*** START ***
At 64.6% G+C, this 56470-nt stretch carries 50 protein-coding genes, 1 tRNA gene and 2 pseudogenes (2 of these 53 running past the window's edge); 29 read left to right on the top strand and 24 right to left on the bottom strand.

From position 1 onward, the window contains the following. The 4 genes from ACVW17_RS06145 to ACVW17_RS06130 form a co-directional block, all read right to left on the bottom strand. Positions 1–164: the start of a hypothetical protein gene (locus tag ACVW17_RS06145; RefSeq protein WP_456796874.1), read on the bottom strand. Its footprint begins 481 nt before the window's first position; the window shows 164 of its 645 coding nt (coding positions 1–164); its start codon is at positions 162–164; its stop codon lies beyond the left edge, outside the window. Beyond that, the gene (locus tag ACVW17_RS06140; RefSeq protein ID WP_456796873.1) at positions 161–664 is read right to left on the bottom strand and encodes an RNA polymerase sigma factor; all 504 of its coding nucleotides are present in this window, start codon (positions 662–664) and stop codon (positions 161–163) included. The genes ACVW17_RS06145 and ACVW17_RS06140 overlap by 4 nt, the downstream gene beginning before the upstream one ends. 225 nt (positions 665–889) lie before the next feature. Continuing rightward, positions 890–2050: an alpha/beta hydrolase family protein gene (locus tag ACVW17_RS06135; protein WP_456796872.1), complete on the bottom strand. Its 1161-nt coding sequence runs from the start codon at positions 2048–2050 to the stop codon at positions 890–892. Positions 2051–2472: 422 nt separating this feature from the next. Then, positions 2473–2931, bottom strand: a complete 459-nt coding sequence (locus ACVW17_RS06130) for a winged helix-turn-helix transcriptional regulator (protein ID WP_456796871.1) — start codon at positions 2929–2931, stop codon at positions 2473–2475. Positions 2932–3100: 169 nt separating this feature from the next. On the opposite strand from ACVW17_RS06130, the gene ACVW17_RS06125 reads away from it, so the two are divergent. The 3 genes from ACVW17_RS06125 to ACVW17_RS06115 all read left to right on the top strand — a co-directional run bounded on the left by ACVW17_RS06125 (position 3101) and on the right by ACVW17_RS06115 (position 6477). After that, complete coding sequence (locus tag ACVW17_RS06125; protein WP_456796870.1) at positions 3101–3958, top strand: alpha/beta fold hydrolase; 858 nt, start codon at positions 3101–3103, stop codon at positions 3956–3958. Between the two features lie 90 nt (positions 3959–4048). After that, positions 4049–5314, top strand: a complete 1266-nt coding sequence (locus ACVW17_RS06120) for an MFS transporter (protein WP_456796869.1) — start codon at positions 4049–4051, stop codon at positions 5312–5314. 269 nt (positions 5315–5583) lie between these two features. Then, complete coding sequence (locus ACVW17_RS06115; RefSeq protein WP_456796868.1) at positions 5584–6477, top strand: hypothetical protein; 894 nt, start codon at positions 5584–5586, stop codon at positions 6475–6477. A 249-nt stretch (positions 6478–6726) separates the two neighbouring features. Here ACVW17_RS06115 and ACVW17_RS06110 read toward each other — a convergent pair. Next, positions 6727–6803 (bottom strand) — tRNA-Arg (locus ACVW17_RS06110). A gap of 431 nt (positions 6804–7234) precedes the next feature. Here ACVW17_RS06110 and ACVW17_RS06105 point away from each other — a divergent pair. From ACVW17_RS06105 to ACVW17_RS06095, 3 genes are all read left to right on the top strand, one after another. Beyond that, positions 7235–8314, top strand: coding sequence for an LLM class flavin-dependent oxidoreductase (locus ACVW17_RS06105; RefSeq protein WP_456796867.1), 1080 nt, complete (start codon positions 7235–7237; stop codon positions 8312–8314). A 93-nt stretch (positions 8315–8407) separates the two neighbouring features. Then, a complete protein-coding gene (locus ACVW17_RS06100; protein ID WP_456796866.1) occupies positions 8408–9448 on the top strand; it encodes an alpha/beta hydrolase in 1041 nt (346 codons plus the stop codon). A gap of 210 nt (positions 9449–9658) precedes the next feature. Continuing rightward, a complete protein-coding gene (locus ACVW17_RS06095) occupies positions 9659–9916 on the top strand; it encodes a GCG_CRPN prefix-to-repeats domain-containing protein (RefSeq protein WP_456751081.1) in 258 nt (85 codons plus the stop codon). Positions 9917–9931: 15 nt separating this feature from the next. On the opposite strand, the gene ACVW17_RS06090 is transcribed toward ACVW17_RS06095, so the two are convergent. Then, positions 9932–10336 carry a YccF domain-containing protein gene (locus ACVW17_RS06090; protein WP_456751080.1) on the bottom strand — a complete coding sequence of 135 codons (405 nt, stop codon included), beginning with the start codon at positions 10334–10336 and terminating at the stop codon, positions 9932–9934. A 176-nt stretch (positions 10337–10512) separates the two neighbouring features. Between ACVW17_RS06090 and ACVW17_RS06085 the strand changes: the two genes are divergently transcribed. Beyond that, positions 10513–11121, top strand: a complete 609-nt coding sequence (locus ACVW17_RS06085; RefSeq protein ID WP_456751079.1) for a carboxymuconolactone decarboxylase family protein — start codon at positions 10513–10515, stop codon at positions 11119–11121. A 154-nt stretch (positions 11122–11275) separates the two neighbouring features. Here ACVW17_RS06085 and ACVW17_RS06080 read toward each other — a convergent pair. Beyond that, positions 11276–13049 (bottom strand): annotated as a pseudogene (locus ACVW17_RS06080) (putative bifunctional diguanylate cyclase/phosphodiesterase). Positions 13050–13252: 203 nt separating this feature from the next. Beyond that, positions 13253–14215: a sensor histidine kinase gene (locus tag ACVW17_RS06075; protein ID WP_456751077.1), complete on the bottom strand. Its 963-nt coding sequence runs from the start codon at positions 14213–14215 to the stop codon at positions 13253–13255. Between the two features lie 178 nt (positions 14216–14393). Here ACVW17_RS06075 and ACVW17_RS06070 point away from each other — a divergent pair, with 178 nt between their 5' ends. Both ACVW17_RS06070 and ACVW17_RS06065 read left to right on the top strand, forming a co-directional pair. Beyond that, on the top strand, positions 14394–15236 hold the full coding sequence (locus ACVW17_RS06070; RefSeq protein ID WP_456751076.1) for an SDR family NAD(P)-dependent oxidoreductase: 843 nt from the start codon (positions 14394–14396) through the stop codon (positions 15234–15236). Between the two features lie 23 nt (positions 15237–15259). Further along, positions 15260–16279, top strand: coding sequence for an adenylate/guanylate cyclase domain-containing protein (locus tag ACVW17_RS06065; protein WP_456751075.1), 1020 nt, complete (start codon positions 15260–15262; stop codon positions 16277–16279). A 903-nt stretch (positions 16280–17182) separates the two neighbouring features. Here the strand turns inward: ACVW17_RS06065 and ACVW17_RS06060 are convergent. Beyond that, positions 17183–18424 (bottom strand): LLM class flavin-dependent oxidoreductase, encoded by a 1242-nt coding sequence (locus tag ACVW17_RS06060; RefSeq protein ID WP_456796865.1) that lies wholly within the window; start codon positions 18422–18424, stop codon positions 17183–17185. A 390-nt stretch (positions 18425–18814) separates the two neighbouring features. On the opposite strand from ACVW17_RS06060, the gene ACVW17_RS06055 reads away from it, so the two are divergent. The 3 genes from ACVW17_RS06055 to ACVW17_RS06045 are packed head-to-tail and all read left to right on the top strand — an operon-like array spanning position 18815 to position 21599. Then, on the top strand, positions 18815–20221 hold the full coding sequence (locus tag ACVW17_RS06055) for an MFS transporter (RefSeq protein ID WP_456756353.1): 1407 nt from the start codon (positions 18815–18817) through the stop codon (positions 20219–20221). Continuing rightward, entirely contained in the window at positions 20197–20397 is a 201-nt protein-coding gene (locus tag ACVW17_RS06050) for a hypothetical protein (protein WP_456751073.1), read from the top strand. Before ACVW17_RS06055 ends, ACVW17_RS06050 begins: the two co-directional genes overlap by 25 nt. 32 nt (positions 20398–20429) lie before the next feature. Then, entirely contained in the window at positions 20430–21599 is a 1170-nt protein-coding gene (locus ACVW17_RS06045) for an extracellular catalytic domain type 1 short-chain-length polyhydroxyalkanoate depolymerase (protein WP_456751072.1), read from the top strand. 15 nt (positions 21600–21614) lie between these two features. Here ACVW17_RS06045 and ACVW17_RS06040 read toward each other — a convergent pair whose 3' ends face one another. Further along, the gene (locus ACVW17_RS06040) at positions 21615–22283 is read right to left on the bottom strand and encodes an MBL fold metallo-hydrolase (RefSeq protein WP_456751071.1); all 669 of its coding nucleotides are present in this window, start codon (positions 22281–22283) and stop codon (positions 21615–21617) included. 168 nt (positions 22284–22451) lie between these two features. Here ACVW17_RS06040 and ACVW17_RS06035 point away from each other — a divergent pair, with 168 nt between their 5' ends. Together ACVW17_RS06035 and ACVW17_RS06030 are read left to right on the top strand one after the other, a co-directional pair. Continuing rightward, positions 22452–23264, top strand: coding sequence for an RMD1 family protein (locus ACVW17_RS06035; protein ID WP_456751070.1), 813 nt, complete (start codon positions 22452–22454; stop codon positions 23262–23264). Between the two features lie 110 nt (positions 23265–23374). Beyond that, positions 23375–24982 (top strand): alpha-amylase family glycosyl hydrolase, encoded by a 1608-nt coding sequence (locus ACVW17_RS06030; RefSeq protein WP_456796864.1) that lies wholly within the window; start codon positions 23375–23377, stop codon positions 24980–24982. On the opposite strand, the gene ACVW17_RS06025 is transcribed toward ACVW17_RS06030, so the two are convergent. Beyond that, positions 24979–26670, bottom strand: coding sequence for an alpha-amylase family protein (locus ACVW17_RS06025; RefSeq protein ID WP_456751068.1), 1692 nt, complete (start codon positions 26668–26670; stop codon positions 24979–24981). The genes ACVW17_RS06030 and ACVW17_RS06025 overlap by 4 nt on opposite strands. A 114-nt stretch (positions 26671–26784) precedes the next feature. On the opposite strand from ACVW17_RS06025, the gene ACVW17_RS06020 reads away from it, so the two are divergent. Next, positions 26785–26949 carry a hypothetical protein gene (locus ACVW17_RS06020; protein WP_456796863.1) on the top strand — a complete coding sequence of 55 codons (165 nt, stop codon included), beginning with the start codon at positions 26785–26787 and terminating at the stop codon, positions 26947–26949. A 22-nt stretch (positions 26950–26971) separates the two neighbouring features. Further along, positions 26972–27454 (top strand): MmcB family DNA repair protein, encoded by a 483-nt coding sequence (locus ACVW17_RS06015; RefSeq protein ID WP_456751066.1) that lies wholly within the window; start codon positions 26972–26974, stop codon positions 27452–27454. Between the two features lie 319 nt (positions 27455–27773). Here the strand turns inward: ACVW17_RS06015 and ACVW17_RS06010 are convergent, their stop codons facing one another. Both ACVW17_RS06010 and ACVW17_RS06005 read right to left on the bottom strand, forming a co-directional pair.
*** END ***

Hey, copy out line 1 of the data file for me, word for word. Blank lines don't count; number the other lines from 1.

At 64.6% G+C, this 56470-nt stretch carries 50 protein-coding genes, 1 tRNA gene and 2 pseudogenes (2 of these 53 running past the window's edge); 29 read left to right on the top strand and 24 right to left on the bottom strand.